As described in MEXT’s curriculum guidelines, modern and contemporary history deals with the modern history of “the world and Japan within the world,” from the eighteenth century to the present. The aim is for students to acquire “a sweeping and interactive grasp” while developing the following competencies: (1) the ability to understand history, (2) the ability to investigate and synthesize historical information of various types, (3) the capacity to examine, explain, and discuss the nature and significance of historical phenomena from various angles, (4) an interest in investigating historical phenomena with a view to improving society, and (5) a consciousness of Japanese identity, a love of Japanese history, and an awareness of the importance of respecting other countries and their cultures.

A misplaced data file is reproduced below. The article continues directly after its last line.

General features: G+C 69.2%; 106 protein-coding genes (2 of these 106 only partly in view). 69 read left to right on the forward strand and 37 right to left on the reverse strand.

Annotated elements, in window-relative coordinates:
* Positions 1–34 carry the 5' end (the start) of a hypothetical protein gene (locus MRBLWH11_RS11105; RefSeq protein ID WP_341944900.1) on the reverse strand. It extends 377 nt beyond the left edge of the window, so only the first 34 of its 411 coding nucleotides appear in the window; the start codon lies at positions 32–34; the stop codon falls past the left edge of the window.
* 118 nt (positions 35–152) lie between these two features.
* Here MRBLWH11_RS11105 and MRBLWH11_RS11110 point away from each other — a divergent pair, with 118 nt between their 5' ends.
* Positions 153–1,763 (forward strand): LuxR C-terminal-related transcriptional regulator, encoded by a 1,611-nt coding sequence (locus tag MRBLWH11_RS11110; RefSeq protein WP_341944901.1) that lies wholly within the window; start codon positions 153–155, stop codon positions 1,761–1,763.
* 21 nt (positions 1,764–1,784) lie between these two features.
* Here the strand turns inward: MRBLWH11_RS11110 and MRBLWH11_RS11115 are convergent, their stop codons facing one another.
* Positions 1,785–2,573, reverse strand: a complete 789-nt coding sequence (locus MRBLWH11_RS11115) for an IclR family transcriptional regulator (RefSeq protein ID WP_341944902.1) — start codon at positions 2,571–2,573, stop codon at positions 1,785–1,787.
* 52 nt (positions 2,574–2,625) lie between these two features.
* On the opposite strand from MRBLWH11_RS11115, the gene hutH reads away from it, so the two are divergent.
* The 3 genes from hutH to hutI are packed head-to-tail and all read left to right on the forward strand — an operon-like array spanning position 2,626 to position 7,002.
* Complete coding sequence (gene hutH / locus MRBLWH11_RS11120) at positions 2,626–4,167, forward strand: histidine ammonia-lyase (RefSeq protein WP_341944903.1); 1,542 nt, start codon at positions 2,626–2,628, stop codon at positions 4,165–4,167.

The new history curriculum is groundbreaking in two respects. To begin with, it marks the first time in the history of Japan’s public secondary education system (established in the second half of the nineteenth century) that Japanese and world history have officially been combined in one course. Second, it represents a shift from content-based education centered on rote memorization to competency-based learning focused on the cultivation of skills and attributes.

Desegregating History